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Plant ID - Pretty sure it's a type of bindweed...  RSS feed

 
Markus Laumann
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This vine has started taking over a bed where we brought in some new topsoil. We got some nice ground cherry volunteers from it but every good party has THAT GUY that comes along and tries to ruin it for everyone.

This thing acts like a bindweed but the flower arrangement doesn't match species I can find in google. I'd hate to kick out the groundcherry's BFF but it's getting really gropey with everyone at the party... A proper ID would go a long way to help finalize our guest list.

EDIT: More details...
Location - Baxley, GA (USDA 8A)
Grows in areas where we brought in some topsoil that recently became baked by a lack of summer rain.
There were black eyed peas planted in the area (ground cover) but deer took those out and we had these and ground cherries volunteer.
Also on that plot was a bag of "Cajun 15 Bean Soup" mix that we spread early in the summer as an experiment.



The flower bud after all the flowers are gone. At least he's not sporting a toupe...



This is the only thing I could find that actually showed the flower (what was left of them). Most of the bindweeds I see have one flower, not a bundle...



Here's our creep, cruising the dance floor...



Not sure if this helps, but here's a picture of his nether regions...



Here we see his alpha-male personality coming out. Always has to be on top...



We asked him to leave. This is what he showed us...



I tried to get a closer look and he spit these at me. Inside each one was four seeds in a typical bindweed shell. If I had to estimate, I'd say every flower "head" would hold about 80-100 seeds. You've been warned, ladies...
 
Matu Collins
Posts: 1976
Location: Southern New England, seaside, avg yearly rainfall 41.91 in, zone 6b
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bee books chicken forest garden fungi trees
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It looks like a successful vine. It does not look like field bindweed or hedge bindweed to me. Those are the ones I deal with.

The rolled up looking flower looks morning glory ish but in my experience bindweed and morning glory flowers have around five seeds per flower.
 
Tim Wells
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Location: Essex, England, 51 deg
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Fallopia convolvulus?
 
Markus Laumann
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Tim Wells wrote:Fallopia convolvulus?


I don't think so, judging by the flower arrangement. I wish I had a picture of these flowers in bloom but it looks like there would've been about 10-20 small purple-white flowers in a cluster in a single head, not along a stem. We've been traveling quite a bit and my focus while home has been on my Mimosa tree pioneers (mid-summer transfers).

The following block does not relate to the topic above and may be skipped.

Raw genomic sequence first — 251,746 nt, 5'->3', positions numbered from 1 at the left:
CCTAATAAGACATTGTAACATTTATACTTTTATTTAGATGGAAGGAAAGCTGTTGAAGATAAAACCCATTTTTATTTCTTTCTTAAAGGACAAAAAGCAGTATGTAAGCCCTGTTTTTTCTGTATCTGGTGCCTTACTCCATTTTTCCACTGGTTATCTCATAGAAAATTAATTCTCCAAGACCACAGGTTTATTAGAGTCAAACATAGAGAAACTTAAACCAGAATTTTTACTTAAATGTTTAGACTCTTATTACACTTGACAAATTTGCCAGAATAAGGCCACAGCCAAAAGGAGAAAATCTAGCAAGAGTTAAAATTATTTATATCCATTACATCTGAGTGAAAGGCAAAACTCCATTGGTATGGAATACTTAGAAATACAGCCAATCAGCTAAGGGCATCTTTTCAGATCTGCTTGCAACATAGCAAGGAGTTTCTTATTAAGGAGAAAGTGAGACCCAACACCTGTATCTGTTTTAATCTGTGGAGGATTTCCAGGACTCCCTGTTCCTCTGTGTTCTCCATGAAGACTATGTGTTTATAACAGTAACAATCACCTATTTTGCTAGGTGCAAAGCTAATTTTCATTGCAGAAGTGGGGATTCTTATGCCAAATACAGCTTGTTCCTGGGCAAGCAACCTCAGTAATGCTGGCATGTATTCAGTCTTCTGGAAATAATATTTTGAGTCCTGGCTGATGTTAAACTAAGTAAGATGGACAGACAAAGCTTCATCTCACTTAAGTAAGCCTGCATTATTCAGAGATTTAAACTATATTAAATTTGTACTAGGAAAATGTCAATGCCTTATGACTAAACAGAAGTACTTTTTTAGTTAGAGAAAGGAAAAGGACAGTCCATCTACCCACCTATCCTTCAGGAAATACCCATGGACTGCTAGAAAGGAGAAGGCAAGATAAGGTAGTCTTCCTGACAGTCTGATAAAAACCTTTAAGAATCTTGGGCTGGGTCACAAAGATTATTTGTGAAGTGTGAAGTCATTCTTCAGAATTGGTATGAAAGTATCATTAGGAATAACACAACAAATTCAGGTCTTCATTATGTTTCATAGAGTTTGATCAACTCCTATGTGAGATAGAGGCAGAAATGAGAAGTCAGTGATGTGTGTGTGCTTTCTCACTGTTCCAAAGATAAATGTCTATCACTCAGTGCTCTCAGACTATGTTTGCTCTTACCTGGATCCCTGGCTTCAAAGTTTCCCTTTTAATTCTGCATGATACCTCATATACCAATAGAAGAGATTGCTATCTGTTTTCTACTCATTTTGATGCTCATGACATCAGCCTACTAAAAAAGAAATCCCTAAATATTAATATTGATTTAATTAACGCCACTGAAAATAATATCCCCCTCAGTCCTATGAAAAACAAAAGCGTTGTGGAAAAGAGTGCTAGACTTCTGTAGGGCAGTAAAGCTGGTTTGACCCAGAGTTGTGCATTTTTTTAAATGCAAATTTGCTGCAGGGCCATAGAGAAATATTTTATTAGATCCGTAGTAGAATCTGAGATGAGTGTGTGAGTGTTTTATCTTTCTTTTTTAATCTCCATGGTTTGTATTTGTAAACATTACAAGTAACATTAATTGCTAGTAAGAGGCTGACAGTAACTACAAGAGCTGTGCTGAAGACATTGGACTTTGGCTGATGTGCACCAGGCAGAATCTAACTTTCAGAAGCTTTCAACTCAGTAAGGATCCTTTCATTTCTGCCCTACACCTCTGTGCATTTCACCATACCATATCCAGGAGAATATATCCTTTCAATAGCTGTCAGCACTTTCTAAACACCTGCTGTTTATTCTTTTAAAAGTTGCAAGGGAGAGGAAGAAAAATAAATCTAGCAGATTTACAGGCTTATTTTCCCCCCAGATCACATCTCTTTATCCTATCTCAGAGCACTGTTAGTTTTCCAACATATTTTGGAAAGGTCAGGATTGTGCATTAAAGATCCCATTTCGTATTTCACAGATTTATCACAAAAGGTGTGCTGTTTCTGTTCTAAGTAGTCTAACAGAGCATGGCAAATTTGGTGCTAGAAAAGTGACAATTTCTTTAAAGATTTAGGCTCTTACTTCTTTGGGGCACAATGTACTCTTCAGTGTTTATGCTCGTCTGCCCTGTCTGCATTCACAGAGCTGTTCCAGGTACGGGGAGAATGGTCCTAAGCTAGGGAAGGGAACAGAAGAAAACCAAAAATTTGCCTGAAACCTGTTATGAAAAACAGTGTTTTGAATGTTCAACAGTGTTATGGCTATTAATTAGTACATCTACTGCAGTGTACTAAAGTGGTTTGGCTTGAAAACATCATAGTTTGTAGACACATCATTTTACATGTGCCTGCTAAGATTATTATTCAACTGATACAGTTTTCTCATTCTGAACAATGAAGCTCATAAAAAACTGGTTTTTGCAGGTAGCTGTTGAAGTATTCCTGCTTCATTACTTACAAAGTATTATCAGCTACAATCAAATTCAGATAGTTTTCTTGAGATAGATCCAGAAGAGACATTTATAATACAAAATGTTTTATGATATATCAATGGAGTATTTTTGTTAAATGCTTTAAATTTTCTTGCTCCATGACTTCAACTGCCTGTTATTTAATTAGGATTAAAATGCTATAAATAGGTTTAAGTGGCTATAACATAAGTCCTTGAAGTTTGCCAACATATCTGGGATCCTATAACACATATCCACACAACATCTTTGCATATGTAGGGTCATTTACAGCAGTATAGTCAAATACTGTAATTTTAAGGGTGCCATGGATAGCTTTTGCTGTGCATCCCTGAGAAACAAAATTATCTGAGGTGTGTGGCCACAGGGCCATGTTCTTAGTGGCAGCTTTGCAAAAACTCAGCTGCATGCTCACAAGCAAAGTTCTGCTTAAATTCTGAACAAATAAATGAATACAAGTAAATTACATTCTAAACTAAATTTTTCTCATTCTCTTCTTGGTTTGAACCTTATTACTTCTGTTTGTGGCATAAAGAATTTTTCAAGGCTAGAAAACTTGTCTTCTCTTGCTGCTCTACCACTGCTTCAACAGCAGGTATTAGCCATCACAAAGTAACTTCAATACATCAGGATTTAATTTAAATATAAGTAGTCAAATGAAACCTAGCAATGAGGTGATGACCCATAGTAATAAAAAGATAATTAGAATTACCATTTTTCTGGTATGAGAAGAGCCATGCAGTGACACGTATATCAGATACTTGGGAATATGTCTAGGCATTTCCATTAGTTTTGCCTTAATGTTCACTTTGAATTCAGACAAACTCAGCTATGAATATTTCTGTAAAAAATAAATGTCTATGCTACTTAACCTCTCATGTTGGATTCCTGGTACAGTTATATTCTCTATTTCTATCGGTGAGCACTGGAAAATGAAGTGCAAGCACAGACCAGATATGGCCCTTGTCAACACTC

Maybe I should add some more details to help narrow the field. I live in Baxley, GA (USDA 8A) and this vine seems to grow in areas where we brought in some topsoil that recently became baked by a lack of summer rain. There were black eyed peas planted in the area (ground cover) but deer took those out and we had these and ground cherries volunteer. Also on that plot was a bag of "Cajun 15 Bean Soup" mix that we spread early in the summer as an experiment.


Matu Collins wrote:It looks like a successful vine. It does not look like field bindweed or hedge bindweed to me. Those are the ones I deal with.
The rolled up looking flower looks morning glory ish but in my experience bindweed and morning glory flowers have around five seeds per flower.


That's the kicker. So many flowers on one head makes me curious, but also scared. If it is a strangling vine I'm looking at a couple thousand more seeds being added to the soil if I let them go much longer.
 
Matu Collins
Posts: 1976
Location: Southern New England, seaside, avg yearly rainfall 41.91 in, zone 6b
69
bee books chicken forest garden fungi trees
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Well, don't let em go! I ferment all bindweed plant parts before composing just in case.

The roots don't look like bindweed either. That's a good thing, the root growth patterns and strategies of bindweed are one of the trickiest things about it. Very brittle and very regenerative.

Whatever it is, fast growing vines are the toughest weeds to manage in my permaculture systems. Sun stealers that impede air flow!
 
Markus Laumann
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I finally caught some pictures of the flower when it's open. The fact that it only opens in the morning means it's probably in the morning glory family. If anyone wants seed, now's the time to ask. I'm baking it on the driveway right now in preparation for the trash.
Here we go...




 
Matu Collins
Posts: 1976
Location: Southern New England, seaside, avg yearly rainfall 41.91 in, zone 6b
69
bee books chicken forest garden fungi trees
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Beautiful photos, anyway. Those hairy leaves are distinctive. I'm not familiar with this plant
 
Markus Laumann
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Found it! I knew once I had a picture of the flower it would be easier to identify.

"Hairy Clustervine"
Jacquemontia tamnifolia

http://davesgarden.com/guides/pf/go/71746/
 
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